20. 20. food and beverage outlets have different operator owners, the basic requirement forthe franchisor is to market a uniform product across the chains at all times. AccordingNagengast and Appleton (1998) “The relationship between farmers, wholesalers, andfood and beverage outlets across the county is typical of vertical market coordinationwhile the collaboration among franchised outlets is characteristic of horizontal marketcoordination”. Both forms of market coordination mechanisms are widely used in foodand beverage industry in the supply chains for dairy products, meats, and freshproduce (Gibbons, 2004). The potato supply chain is the „mainstay‟ of the food andbeverage industry globally Nagengast and Appleton, (1998). Most of the popular foodand beverage outlets franchises in South Africa (e.g., KFC, Nandos, Chicken Lickenetc.) are vertically linked with producers through centralized wholesalers.Maumbe (2010), founded that “Vertical and horizontal coordination strategies yieldseveral benefits to the food and beverage industry such as assured supply, buildingtrust-based supply chains, the ability to market quality products, and reduction inprocurement costs in the long term. “Co-branding StrategiesIn Co-branding it is expected that the alliance will generate profits for both parties. Inmany cases this can cut down on expenses, especially advertising costs.There are a number of co-branding efforts in food and beverage industry in SouthAfrica. For instance Maumbe (2010), found that Engen and Wimpy co-branding onnational highways, they are advertised together and both benefit from each other.Secondly, Steers, Fish Aways and Blockbuster video co-brand their products. Byproviding convenience and variety this grouping is bound to become a lazy nightdestination point. McDonalds co-brands its products with McCain which supplies thepotatoes that are used to make the McFries. 19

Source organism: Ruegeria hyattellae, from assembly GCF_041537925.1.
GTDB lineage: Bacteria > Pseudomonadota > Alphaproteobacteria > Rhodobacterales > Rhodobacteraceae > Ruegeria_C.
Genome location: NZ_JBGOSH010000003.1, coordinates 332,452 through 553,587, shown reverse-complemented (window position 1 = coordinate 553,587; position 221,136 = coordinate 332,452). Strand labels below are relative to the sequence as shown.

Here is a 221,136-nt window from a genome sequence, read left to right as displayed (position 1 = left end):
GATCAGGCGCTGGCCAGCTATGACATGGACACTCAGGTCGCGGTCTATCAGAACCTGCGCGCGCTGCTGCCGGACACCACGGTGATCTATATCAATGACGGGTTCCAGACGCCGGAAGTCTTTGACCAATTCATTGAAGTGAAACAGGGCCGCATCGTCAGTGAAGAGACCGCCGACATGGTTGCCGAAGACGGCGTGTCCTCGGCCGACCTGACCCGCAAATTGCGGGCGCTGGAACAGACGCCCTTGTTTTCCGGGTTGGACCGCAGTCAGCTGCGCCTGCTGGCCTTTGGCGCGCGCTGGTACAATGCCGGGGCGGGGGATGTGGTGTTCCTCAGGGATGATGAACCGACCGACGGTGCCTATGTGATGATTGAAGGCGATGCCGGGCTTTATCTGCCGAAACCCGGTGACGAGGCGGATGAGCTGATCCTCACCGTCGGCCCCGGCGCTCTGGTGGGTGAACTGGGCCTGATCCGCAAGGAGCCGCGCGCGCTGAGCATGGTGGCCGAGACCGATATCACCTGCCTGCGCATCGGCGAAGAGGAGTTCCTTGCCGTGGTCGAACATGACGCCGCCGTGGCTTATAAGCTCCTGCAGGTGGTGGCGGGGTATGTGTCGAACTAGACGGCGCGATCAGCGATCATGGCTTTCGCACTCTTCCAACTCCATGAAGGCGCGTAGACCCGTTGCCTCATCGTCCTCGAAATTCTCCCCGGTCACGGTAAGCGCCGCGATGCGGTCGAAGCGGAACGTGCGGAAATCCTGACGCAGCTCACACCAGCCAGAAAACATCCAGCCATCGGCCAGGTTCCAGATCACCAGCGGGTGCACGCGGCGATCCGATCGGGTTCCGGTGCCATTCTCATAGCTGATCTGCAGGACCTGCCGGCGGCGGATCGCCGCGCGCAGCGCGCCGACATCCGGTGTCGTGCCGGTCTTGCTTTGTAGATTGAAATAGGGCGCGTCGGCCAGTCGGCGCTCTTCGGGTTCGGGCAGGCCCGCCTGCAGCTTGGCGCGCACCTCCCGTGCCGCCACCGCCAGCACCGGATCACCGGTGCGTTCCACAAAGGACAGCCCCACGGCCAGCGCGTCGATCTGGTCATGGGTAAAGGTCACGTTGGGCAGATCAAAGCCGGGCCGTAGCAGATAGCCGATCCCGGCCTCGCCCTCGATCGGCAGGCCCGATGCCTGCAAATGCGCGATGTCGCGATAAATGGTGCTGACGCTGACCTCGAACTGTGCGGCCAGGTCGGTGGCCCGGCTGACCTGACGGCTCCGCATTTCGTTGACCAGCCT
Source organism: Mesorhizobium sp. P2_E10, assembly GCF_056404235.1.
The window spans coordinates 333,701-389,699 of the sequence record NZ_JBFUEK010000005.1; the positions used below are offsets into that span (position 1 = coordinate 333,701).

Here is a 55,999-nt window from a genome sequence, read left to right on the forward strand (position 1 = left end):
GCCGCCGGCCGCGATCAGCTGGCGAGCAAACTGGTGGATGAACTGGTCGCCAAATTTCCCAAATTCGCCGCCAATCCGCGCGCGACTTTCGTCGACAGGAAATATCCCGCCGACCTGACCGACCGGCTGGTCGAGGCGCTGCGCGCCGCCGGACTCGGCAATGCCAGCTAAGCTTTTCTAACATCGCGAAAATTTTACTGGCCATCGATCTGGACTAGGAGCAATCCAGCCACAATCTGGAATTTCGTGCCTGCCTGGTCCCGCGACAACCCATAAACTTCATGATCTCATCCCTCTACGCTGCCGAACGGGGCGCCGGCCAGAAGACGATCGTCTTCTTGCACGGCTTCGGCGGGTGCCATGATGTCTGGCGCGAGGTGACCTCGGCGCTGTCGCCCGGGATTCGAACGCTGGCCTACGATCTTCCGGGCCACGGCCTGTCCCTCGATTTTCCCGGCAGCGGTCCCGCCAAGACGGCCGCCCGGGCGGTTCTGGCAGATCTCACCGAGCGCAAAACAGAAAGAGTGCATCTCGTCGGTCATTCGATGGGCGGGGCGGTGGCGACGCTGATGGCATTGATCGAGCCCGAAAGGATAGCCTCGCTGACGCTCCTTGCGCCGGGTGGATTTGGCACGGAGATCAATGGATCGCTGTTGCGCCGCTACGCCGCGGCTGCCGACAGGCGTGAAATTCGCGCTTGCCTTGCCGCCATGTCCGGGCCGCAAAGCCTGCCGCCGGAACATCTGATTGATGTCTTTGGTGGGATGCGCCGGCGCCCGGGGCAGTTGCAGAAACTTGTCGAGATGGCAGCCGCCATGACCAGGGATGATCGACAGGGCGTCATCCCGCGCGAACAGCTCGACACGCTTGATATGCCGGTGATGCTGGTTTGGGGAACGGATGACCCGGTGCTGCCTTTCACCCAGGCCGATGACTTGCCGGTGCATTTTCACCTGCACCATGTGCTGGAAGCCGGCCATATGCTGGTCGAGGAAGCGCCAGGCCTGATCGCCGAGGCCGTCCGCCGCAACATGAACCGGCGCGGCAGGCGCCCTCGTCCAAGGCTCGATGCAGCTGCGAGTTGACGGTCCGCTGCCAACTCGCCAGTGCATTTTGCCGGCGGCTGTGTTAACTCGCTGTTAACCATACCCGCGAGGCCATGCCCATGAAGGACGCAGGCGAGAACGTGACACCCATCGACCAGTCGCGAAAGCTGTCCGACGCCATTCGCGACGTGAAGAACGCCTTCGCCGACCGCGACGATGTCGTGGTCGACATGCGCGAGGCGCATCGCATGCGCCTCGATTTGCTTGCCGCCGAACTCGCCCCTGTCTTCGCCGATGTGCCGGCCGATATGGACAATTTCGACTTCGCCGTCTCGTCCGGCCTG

21. 21. Product Differentiation StrategiesThe South African Restaurant industry is faced with stiff competition from the majorsupermarkets (e.g. Spar, Shoprite Checkers and Pick‟n Pay), other retail chains,convenience stores, independent food caterers and informal traders. The Restaurantindustry competes with supermarkets which offer ready meals daily to urbanconsumers. Maumbe (2010) stated that this is a “growing challenge posed by theincreasingly popular meals in the deli sections of leading supermarket chains,meaningful product differentiation has become imperative”.The marketing of well-known brands is a key driver of product differentiation in SouthAfrica. Most consumers perceive branded products and their product extensions assuperior quality products. In South Africa, KFC is considered a top-brand with a hugefollowing of loyal customers. KFC attracts a large customer following and is perceivedas the most popular fast food restaurant chain in South Africa (Brand and BrandingAward).The second driver of product differentiation in food and beverage outlets industry isdiversification of menus to cater for different socio economic, religious, and culturalgroups. The practices of upsizing meals, adding extensions to meals and bundling mealsolutions (e.g. providing toys at a cost on children happy meals) are common in SouthAfrica. Pingali (2007) argues that globalization and growing urban middle class has ledto rise in fast food consumption and convergence toward Western Diets. As alreadymentioned, supermarkets are entering the arena offering stiff competition by wideningmeal solutions and diet choices. As dual income households rise, the demand formeals for school children has increased creating further expansion in meal solutions anddiet offerings.A third driver of product differentiation is the sale of healthy products. There is agrowing awareness among South Africans about the benefits of healthy eating. Ashealth conscious consumers increase, the food and beverage outlets industry is beingforced to adapt. Global trends towards lighter meals, low salt, fat-free, no sugar, and 20